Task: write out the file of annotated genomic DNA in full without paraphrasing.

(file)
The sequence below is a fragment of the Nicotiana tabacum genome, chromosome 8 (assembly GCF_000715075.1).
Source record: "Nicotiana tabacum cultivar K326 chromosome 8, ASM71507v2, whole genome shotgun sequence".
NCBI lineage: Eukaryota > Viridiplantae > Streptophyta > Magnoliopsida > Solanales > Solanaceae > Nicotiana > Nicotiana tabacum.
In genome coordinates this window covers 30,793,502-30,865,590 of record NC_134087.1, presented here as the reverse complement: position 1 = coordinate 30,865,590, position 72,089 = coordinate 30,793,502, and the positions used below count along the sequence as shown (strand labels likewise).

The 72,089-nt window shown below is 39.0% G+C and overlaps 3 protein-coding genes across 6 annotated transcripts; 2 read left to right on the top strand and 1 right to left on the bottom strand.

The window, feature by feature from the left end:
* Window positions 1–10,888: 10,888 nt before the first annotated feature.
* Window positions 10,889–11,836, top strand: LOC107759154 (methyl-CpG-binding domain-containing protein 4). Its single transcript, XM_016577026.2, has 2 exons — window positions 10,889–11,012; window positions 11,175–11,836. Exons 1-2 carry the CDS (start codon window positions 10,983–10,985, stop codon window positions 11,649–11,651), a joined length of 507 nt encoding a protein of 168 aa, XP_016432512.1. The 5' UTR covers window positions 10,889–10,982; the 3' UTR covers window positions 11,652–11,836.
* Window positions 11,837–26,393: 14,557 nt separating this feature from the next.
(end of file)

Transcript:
The sequence below is a fragment of the Nicotiana tabacum genome, chromosome 8 (assembly GCF_000715075.1).
Source record: "Nicotiana tabacum cultivar K326 chromosome 8, ASM71507v2, whole genome shotgun sequence".
NCBI lineage: Eukaryota > Viridiplantae > Streptophyta > Magnoliopsida > Solanales > Solanaceae > Nicotiana > Nicotiana tabacum.
In genome coordinates this window covers 30,793,502-30,865,590 of record NC_134087.1, presented here as the reverse complement: position 1 = coordinate 30,865,590, position 72,089 = coordinate 30,793,502, and the positions used below count along the sequence as shown (strand labels likewise).

The 72,089-nt window shown below is 39.0% G+C and overlaps 3 protein-coding genes across 6 annotated transcripts; 2 read left to right on the top strand and 1 right to left on the bottom strand.

The window, feature by feature from the left end:
* Window positions 1–10,888: 10,888 nt before the first annotated feature.
* Window positions 10,889–11,836, top strand: LOC107759154 (methyl-CpG-binding domain-containing protein 4). Its single transcript, XM_016577026.2, has 2 exons — window positions 10,889–11,012; window positions 11,175–11,836. Exons 1-2 carry the CDS (start codon window positions 10,983–10,985, stop codon window positions 11,649–11,651), a joined length of 507 nt encoding a protein of 168 aa, XP_016432512.1. The 5' UTR covers window positions 10,889–10,982; the 3' UTR covers window positions 11,652–11,836.
* Window positions 11,837–26,393: 14,557 nt separating this feature from the next.